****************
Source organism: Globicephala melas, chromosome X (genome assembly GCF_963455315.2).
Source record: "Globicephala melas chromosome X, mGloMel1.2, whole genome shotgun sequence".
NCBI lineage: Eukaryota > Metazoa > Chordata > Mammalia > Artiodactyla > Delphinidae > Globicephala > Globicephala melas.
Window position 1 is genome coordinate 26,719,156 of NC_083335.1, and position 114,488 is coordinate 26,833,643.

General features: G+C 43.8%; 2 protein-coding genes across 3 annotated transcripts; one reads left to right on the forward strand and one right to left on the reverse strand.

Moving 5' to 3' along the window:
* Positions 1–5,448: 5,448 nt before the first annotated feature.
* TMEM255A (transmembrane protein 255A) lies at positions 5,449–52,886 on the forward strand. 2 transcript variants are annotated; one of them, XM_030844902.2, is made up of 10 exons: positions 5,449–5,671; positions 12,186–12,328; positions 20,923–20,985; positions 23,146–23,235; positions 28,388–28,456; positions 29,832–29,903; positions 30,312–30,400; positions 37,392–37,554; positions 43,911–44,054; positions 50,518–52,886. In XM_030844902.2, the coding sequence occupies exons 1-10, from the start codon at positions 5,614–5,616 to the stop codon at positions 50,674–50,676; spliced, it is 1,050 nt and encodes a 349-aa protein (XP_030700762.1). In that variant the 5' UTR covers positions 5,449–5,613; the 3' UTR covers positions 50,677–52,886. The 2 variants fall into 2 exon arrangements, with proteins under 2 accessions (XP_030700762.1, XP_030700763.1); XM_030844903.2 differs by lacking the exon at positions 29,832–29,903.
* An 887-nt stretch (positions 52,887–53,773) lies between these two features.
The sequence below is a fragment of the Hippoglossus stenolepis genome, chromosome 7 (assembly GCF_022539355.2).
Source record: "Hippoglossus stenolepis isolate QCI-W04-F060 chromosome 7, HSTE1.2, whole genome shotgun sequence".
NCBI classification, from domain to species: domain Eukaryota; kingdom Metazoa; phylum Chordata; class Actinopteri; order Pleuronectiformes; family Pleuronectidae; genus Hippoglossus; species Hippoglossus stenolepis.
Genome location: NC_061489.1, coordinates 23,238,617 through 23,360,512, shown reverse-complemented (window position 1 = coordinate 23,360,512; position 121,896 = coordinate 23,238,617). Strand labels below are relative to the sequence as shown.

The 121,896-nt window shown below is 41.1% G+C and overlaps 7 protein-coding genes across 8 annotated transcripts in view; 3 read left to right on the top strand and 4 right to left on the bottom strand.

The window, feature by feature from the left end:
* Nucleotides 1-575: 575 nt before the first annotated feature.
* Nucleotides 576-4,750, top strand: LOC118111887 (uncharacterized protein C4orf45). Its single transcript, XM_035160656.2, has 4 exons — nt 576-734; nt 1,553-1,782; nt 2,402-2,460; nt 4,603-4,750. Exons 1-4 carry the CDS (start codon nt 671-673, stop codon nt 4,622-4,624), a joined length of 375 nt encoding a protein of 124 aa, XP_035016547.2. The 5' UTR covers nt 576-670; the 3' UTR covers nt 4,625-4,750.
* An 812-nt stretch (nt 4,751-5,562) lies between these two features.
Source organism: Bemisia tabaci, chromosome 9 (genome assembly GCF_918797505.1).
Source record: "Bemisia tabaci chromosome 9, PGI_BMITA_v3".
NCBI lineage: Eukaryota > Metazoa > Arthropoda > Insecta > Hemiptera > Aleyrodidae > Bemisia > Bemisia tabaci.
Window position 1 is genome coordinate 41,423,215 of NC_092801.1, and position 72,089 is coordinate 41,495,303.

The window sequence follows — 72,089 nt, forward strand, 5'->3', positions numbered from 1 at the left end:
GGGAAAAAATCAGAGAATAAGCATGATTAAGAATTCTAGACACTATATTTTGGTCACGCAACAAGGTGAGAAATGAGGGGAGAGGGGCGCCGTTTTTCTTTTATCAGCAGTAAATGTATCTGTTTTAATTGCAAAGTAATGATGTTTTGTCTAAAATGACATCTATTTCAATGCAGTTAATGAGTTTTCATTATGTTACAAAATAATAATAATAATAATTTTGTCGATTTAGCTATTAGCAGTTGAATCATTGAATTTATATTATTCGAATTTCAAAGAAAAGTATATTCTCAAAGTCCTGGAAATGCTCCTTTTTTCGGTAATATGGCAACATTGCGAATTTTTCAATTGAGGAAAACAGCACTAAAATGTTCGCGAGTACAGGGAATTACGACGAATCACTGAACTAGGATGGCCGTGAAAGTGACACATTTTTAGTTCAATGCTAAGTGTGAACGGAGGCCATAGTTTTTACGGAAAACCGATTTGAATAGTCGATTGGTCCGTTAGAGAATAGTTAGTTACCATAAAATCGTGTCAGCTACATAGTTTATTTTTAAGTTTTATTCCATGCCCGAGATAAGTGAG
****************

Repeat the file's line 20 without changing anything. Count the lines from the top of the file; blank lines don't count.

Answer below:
Source record: "Bemisia tabaci chromosome 9, PGI_BMITA_v3".